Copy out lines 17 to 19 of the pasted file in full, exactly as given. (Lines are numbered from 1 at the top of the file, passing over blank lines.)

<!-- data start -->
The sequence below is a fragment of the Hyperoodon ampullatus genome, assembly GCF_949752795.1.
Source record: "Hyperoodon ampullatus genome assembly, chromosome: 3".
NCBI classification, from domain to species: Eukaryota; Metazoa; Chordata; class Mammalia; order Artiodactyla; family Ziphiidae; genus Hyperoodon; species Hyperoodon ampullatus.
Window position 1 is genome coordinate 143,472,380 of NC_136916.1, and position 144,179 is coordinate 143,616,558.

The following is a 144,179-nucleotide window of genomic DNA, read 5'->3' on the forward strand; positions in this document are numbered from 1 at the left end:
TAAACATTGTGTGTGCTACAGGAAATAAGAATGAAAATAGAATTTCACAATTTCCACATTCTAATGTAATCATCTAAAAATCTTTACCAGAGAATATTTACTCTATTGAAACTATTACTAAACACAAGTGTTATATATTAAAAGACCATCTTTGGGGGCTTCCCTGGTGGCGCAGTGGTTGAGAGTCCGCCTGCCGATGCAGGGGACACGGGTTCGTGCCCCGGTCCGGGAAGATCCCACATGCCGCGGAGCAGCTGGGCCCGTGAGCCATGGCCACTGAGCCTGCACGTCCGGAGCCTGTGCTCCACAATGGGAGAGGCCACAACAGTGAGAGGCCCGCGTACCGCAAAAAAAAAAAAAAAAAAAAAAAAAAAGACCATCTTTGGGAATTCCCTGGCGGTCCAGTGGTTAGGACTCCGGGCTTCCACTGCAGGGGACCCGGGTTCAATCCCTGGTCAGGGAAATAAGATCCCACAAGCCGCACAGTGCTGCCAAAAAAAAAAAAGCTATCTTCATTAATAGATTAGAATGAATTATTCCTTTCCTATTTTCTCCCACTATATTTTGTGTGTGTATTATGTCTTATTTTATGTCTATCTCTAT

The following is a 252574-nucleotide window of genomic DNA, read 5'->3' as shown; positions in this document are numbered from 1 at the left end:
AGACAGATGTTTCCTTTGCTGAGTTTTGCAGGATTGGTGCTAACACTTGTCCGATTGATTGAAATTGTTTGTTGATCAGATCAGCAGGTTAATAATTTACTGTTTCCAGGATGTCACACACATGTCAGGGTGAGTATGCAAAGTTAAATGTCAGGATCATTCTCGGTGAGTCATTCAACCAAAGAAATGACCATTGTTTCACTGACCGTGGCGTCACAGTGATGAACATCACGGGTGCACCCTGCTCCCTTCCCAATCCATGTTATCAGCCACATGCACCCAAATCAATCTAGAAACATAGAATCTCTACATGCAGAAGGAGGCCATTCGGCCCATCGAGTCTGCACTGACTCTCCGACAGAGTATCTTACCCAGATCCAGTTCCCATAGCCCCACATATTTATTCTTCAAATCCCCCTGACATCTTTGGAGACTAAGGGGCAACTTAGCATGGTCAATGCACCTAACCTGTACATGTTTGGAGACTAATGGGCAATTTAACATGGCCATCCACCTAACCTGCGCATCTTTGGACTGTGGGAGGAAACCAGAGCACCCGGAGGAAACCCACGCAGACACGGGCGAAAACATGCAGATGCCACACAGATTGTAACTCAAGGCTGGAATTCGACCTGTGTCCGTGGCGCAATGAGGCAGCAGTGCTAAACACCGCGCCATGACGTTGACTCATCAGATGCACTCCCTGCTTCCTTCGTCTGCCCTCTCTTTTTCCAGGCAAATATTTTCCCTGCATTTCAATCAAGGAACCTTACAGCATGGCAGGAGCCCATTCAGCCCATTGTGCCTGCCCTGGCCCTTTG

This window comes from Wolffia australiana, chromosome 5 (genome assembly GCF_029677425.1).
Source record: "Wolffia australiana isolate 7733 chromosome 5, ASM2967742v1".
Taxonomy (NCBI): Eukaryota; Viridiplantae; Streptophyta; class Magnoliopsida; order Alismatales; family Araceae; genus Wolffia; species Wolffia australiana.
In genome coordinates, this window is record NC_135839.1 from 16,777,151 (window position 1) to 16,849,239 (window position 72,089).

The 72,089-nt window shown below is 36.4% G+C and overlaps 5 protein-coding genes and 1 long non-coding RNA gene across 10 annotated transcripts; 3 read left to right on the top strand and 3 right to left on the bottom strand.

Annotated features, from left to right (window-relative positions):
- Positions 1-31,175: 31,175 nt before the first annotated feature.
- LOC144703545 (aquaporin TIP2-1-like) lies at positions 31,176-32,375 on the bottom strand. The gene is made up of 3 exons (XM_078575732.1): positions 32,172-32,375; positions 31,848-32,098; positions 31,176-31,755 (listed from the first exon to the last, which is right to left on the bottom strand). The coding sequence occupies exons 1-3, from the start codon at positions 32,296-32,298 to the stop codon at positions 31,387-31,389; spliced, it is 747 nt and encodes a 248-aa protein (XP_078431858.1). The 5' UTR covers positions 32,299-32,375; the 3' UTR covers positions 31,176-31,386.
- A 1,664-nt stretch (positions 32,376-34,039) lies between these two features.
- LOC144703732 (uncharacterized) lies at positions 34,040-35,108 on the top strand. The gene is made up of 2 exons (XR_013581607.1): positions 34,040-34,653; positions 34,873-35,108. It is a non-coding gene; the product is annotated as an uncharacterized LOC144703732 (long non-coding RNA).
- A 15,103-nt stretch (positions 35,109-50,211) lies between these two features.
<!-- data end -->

- A 1,664-nt stretch (positions 32,376-34,039) lies between these two features.
- LOC144703732 (uncharacterized) lies at positions 34,040-35,108 on the top strand. The gene is made up of 2 exons (XR_013581607.1): positions 34,040-34,653; positions 34,873-35,108. It is a non-coding gene; the product is annotated as an uncharacterized LOC144703732 (long non-coding RNA).
- A 15,103-nt stretch (positions 35,109-50,211) lies between these two features.